• Shame, disassociation and avoidance of emotional expression.
  • Extreme self-reliance.
  • Extreme aspiration for physical, sexual and intellectual dominance.
  • Devaluation of women’s opinions, body and sense of self.
  • Condemning anything feminine within another man.

Which, to our mind, looks pretty damn solid, and fair and reasonable, in the context of suicide being the biggest killer of men under 45 in the UK, and the emerge of organisations like CALM and Andy’s Man Club whose sole purpose is to get men together and allow them to open up about how they feel – life-saving, real-world stuff, aimed directly at dismantling the above behaviours.

In it’s original meaning, it shows toxic masculinity as a way to gather and identify cultural and social traits which are the enemy of men, not just women.

what is toxic masculinity?

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2. Toxic Masculinity vs Hegemonic Masculinity

Alright, let’s get heavy into this now. Toxic masculinity has also been seen as another name for hegemonic masculinity, or, perhaps more helpfully, as one of the more extreme aspects of it.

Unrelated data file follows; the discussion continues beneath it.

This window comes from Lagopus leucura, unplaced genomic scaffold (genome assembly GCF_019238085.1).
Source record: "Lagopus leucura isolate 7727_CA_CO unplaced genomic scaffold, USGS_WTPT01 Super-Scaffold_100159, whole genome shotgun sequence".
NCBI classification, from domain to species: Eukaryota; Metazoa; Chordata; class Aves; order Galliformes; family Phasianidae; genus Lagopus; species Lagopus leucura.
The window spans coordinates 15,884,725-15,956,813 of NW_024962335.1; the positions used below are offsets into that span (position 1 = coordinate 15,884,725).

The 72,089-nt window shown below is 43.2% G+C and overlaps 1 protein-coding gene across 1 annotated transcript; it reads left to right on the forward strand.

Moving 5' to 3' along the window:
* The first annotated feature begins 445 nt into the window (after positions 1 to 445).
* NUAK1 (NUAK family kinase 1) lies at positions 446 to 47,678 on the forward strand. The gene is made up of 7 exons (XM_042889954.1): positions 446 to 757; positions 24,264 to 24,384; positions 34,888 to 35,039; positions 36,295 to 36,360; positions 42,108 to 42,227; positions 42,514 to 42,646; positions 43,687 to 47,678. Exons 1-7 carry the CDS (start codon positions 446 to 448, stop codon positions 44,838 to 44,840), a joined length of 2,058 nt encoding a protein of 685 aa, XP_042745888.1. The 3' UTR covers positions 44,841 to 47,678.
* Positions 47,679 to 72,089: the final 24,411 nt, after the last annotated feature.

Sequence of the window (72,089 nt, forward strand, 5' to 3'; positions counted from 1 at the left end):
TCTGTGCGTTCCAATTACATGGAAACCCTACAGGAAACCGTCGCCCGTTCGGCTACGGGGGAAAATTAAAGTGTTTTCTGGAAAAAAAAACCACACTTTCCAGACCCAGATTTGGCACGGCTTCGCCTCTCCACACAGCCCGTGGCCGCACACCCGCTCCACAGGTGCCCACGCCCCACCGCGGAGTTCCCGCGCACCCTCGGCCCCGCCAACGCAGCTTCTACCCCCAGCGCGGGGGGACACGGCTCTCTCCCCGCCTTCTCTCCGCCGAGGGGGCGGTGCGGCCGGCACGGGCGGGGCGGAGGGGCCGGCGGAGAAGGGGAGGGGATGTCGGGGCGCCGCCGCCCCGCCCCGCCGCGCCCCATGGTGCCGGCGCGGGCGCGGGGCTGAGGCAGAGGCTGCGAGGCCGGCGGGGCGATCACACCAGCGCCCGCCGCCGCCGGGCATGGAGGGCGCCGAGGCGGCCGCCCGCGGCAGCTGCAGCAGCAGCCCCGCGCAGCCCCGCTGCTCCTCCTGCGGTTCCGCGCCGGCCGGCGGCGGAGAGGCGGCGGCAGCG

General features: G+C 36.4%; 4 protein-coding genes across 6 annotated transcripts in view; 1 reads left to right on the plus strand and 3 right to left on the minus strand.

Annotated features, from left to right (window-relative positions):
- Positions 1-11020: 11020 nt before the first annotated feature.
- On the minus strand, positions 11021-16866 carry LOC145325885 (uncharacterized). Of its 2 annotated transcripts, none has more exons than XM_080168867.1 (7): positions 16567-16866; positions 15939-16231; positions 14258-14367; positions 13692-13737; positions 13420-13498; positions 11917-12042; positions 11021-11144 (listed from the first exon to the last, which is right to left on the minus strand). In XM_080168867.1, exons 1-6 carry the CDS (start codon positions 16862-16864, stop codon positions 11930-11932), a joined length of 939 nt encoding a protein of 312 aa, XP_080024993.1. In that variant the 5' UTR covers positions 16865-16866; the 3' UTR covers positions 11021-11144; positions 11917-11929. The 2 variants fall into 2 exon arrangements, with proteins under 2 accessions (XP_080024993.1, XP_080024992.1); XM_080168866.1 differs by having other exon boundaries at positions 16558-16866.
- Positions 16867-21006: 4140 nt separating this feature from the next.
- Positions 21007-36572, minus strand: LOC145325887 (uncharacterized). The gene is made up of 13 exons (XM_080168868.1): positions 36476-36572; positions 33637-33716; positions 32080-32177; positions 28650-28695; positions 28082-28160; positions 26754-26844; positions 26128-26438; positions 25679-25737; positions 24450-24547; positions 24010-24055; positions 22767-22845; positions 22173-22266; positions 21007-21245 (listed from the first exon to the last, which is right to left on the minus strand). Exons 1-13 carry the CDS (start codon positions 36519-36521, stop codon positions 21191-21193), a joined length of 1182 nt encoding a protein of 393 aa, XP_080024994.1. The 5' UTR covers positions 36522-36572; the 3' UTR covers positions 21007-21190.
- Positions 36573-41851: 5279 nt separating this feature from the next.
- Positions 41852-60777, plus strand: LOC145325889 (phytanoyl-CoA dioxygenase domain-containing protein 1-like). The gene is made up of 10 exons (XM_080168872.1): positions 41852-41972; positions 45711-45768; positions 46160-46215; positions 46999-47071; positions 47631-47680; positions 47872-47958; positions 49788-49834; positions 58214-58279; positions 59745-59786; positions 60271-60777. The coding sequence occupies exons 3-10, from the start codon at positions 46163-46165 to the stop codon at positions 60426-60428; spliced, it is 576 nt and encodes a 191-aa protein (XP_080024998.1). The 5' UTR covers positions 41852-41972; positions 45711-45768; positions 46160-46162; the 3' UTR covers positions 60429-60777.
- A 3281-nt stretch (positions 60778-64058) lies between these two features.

Hegemonic masculinity is a concept developed by Australian sociologist R.W. Connell which is defined as a practice that “legitimises men’s dominant position in society and justifies the subordination of women and other marginalised ways of being a man.”

Basically it’s about the culturally idealised form of manhood that is related to bread-winning and hitting the top of the social hierarchy. As described by psychiatry academic Terry Kupers:

“Hegemonic masculinity is the stereotypic notion of masculinity that shapes the socialisation and aspirations of young males…[it] includes a high degree of ruthless competition, an inability to express emotions other than anger, an unwillingness to admit weakness or dependency, devaluation of women and all feminine attributes in men, homophobia, and so forth.”